the extreme Radicals about thirty-five. It 
was obvious that no Ministry could be formed 
exclusively from one party ; it was equally 
clear that the government of the country 
must be carried on. In these circumstances 
Sir Allan resolved upon trying his hand at 
forming a new Government. He first offered 
Macdonald the attorney-generalship for Upper 
Canada, and, availing himself of his young 
ally's * friendly relations with the French,' 
entered into negotiations with A. N. Morin, 
the leader of the Lower- Canadian wing of the 
late Cabinet. Morin consented to serve in 
the new Ministry. The followers of MacNab 
and Morin together formed a majority of the 


From a portrait in the John Ross Robertson Collection, 
Toronto Public Library 


House. The French leader, however, was 
most anxious that his late allies in Upper 
Canada Sir Francis Hincks and his friends 
should be parties to the coalition. Hincks, 
while not seeing his way to join the new 
Administration, expressed his approval of 
the arrangements, and promised his support 
on the understanding that two of his political 
friends from Upper Canada should have Seats 
in the new Government. This proposal was 
accepted by MacNab, and John Ross (son-in- 
law of Baldwin) and Thomas Spence were 
chosen. The basis of the coalition was an 
agreement to carry out the principal measures 
foreshadowed in the speech from the throne 
including the abolition of the Seigneurial 
Tenure * and the secularization of the Clergy 

Such was the beginning of the great Liberal- 
Conservative party which almost constantly 
from 1854 to 1896 controlled the destinies of 
Canada. Its history has singularly borne out 
the contention of its founders, that in uniting 
as they did at a time when their co-operation 
was essential to the conduct of affairs, they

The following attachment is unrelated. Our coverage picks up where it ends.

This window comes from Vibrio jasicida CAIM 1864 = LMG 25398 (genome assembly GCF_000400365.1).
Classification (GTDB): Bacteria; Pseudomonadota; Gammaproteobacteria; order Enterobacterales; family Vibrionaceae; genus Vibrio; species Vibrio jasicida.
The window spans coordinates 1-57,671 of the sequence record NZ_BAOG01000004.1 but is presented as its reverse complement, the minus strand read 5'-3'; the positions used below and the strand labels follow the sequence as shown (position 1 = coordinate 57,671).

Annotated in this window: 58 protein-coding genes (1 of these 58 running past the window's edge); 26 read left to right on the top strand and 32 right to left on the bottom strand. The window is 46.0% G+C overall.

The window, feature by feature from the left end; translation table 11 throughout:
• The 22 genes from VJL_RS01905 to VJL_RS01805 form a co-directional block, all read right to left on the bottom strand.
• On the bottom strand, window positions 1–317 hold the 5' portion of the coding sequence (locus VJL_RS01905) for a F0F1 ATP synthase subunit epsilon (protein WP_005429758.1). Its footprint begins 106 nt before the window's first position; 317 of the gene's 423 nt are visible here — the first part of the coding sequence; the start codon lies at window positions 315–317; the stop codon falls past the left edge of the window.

* The seigneurial system was a survival of the French 
regime. The reader is referred to The Seigneurs of Old Canada 
by Professor Munro in the present Series. 


acted in the best interests of the country. 
For a long time there had not been any real 
sympathy between the French Liberal leaders, 
LaFontaine and Morin, and the Liberals of 
Upper Canada. After the echoes of the 
rebellion had died away these French Liberals 
became in reality the Conservatives of Lower 
Canada. The Globe repeatedly declared this. 
Their junction with MacNab and Macdonald 
was therefore a fusion rather than a coali- 
tion. The latter word more correctly describes 
the union between the Conservatives and 
the Moderate Reformers of Upper Canada. 
It was, however, a coalition abundantly justi- 
fied by circumstances. The principal charge 
brought against the Conservative party at 
the time was that in pledging themselves to 
secularize the Clergy Reserves they were 
guilty of an abandonment of principle. But 
in 1854 this had ceased to be a party question. 
The progress of events had rendered it in- 
evitable that these lands should be made 
available for settlement ; and since this had 
to come, it was better that the change should 
be brought about by men who had already 
striven to preserve the rights of property 
acquired under the Clergy Reserve grants, 
rather than by those whose policy was little 



short of spoliation. The propriety and reason- 
ableness of all this was very generally recog- 
nized at the time, not merely by the sup- 
porters of MacNab and Macdonald, but also 
by their political opponents. A. A. Dorion, 
the Rouge leader, considered the alliance 
quite natural. Robert Baldwin and Francis 
Hincks both publicly defended it, and their 
course did much to cement the union between 
the Conservatives and those who, forty years 
after the events here set down, were known 
to the older members of the community as 
* Baldwin Reformers.' 



THE Liberal- Conservative Government formed 
in 1854 was destined to a long and successful 
career, though not without the usual inevitable 
changes. Very shortly after its accession to 
power, Lord Elgin, whose term of office had 
expired, was- succeeded by Sir Edmund Head. 
The new governor-general was a man of rare 
scholastic attainments. During the previous